REMEMBER THE DISASTROUS FOREIGN POLICY DOCTRINE AND ALL THE DEAD PEOPLE. The much-hyped Matt Scully takedown of his old colleague, former Bush speech-writer-turned WaPo columnist and Council on Foreign Relations fellow Michael Gerson (not, alas, available in full to non-subscribers), offers a hilarious, gossipy portrait of an apparently shameless (and heretofore effective) credit-hog and self-promoter, though I think its relevance to a substantive take on Gerson (or Scully) one way or the other is basically nil. It's great fun, after all, to watch guys fighting over credit for something like the "Axis of Evil" line, but at this late date in the steaming wreckage that is the Bush presidency it's also kind of appalling, and the important thing to keep in mind is of course the policy disasters for which all these people bear some responsibility and for which the president (whom Scully still seems to love) bears the most responsibility of all.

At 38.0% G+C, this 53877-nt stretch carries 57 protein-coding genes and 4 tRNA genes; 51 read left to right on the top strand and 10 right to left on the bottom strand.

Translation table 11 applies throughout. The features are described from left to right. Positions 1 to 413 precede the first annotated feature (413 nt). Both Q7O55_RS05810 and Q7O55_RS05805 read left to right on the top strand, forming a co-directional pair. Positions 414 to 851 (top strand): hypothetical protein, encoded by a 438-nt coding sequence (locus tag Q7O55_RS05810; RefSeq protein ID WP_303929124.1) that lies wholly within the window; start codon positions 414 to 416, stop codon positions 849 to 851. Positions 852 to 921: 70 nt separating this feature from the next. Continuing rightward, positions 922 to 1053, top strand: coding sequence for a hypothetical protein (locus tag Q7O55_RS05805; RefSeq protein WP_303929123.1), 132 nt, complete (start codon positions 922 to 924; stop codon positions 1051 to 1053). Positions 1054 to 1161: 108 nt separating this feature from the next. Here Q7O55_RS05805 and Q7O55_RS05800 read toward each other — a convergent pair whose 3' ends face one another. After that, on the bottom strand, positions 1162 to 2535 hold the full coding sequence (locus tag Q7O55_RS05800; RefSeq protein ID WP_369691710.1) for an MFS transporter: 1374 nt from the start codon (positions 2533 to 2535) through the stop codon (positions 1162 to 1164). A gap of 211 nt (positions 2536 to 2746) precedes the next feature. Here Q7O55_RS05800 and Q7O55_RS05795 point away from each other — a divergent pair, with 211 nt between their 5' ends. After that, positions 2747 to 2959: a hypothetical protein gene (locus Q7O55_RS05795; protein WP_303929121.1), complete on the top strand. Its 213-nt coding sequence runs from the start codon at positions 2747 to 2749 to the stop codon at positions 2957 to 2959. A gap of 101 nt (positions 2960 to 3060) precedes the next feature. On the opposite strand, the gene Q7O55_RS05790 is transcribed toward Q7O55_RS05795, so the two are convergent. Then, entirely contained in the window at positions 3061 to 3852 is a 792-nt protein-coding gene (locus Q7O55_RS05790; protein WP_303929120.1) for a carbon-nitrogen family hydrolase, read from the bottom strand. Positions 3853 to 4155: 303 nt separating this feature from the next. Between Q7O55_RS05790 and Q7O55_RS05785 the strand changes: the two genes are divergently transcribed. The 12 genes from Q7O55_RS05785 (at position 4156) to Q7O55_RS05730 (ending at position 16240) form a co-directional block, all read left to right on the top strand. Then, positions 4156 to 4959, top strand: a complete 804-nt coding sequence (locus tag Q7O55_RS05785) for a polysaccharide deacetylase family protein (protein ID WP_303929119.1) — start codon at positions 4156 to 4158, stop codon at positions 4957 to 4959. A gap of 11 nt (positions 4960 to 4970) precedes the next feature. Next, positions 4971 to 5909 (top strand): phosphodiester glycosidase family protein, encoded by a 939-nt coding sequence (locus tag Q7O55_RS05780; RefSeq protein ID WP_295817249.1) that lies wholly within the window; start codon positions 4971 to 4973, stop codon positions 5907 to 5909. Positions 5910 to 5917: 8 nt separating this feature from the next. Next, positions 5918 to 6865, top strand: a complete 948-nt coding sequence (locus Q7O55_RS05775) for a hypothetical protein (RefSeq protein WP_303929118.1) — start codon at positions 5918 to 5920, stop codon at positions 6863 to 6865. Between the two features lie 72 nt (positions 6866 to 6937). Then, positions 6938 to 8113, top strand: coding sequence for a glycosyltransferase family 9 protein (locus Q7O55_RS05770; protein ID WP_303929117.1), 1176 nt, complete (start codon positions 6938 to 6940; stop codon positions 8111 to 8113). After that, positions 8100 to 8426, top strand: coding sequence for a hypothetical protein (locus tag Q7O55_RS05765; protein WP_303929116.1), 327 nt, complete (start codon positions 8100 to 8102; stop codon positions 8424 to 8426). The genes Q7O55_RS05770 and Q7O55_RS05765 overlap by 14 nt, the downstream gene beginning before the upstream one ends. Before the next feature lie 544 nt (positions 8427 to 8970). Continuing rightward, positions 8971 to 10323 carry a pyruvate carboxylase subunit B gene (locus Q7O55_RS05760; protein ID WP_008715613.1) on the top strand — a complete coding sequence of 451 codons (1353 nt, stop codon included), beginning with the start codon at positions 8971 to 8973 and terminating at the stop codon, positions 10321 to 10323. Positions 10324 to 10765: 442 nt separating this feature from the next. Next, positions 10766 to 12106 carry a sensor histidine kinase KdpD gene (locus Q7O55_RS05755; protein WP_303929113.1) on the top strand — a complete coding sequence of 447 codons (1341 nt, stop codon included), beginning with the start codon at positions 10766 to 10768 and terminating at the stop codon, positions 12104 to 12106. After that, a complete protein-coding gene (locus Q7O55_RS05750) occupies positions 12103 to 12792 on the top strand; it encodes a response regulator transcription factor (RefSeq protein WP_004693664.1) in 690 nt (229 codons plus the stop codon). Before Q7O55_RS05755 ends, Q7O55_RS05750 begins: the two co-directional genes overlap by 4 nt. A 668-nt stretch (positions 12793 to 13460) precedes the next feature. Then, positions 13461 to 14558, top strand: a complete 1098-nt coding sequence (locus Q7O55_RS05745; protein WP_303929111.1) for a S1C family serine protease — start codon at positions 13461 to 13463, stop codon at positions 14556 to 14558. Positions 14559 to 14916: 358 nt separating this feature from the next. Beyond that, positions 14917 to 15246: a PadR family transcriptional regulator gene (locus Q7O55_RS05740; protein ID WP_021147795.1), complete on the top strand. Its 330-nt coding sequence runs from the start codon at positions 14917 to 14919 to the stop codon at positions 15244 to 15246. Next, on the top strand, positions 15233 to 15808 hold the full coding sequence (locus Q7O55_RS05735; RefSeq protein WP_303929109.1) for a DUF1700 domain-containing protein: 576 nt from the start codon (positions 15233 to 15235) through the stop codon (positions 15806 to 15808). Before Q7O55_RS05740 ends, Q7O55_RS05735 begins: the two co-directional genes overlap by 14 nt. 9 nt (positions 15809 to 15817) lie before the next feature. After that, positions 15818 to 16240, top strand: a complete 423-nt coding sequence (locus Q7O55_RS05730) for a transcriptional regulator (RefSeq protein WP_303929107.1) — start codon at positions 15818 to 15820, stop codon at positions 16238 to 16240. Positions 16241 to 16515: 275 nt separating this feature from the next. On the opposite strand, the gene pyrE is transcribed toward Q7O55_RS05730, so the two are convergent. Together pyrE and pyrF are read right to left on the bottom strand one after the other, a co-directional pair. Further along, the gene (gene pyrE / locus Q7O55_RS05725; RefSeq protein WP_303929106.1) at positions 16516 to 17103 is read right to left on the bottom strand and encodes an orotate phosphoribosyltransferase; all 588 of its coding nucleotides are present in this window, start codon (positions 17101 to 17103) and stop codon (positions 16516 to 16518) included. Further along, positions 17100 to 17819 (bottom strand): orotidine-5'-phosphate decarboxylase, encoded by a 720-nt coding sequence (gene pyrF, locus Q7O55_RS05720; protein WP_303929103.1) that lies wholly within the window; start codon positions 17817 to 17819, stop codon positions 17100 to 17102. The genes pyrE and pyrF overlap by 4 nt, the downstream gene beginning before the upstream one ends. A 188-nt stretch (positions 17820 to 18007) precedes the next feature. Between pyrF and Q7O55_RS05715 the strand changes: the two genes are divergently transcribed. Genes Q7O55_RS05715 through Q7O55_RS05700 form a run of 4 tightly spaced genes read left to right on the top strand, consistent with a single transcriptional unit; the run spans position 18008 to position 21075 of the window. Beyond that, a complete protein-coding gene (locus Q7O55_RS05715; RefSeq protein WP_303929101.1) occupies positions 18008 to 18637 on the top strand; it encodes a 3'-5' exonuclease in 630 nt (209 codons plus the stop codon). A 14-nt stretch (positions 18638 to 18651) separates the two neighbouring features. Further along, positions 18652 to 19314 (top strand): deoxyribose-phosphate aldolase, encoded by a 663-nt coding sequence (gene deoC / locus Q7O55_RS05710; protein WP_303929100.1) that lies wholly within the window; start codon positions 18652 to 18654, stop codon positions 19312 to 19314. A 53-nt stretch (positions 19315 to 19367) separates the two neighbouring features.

As for Gerson and his current posts as a D.C. establishment-approved expert and pundit, his bio does list some past jobs besides speechwriter, as a policy aide/advisor to Bush and other Republicans as well as an editor at U.S. News and World Report. His foreign-policy expertise may have, um, failed him at times in his capacity as a speechwriter, as in the case of the lines he originally wrote (according to Scully) for the president to deliver on the USS Abraham Lincoln under the "Mission Accomplished" banner on May 1, 2003:
The sirens of Baghdad are quiet. The desert has returned to silence. The Battle of Iraq is over, and the United States and our allies have prevailed.
According to Scully, the two people who flagged these lines as overstated and said they should be cut were Karen Hughes and Don Rumsfeld.